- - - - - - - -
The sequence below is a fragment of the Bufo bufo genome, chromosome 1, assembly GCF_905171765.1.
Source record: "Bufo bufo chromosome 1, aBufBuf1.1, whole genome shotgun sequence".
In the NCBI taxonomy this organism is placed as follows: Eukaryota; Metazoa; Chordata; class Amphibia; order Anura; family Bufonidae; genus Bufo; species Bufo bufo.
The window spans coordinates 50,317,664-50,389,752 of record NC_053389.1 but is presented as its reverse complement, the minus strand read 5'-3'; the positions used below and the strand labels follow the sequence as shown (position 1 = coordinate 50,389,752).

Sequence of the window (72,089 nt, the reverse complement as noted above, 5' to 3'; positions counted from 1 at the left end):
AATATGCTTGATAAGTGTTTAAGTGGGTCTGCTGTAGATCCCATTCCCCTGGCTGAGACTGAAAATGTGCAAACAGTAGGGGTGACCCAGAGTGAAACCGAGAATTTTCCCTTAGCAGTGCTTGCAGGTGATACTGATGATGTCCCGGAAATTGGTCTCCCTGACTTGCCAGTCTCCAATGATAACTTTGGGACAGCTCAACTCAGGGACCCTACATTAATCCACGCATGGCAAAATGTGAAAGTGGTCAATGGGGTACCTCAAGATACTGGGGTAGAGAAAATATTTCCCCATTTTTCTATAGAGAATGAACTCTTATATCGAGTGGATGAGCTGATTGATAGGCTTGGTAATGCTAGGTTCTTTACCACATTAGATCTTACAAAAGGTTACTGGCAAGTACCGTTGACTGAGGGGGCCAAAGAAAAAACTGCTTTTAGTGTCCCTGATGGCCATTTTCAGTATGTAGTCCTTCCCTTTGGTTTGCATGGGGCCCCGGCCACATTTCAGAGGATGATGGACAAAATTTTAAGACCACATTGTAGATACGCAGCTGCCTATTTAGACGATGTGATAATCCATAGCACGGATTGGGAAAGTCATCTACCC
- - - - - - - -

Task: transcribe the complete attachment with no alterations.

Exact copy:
The sequence below is a fragment of the Bufo bufo genome, chromosome 1, assembly GCF_905171765.1.
Source record: "Bufo bufo chromosome 1, aBufBuf1.1, whole genome shotgun sequence".
In the NCBI taxonomy this organism is placed as follows: Eukaryota; Metazoa; Chordata; class Amphibia; order Anura; family Bufonidae; genus Bufo; species Bufo bufo.
The window spans coordinates 50,317,664-50,389,752 of record NC_053389.1 but is presented as its reverse complement, the minus strand read 5'-3'; the positions used below and the strand labels follow the sequence as shown (position 1 = coordinate 50,389,752).

Sequence of the window (72,089 nt, the reverse complement as noted above, 5' to 3'; positions counted from 1 at the left end):
AATATGCTTGATAAGTGTTTAAGTGGGTCTGCTGTAGATCCCATTCCCCTGGCTGAGACTGAAAATGTGCAAACAGTAGGGGTGACCCAGAGTGAAACCGAGAATTTTCCCTTAGCAGTGCTTGCAGGTGATACTGATGATGTCCCGGAAATTGGTCTCCCTGACTTGCCAGTCTCCAATGATAACTTTGGGACAGCTCAACTCAGGGACCCTACATTAATCCACGCATGGCAAAATGTGAAAGTGGTCAATGGGGTACCTCAAGATACTGGGGTAGAGAAAATATTTCCCCATTTTTCTATAGAGAATGAACTCTTATATCGAGTGGATGAGCTGATTGATAGGCTTGGTAATGCTAGGTTCTTTACCACATTAGATCTTACAAAAGGTTACTGGCAAGTACCGTTGACTGAGGGGGCCAAAGAAAAAACTGCTTTTAGTGTCCCTGATGGCCATTTTCAGTATGTAGTCCTTCCCTTTGGTTTGCATGGGGCCCCGGCCACATTTCAGAGGATGATGGACAAAATTTTAAGACCACATTGTAGATACGCAGCTGCCTATTTAGACGATGTGATAATCCATAGCACGGATTGGGAAAGTCATCTACCC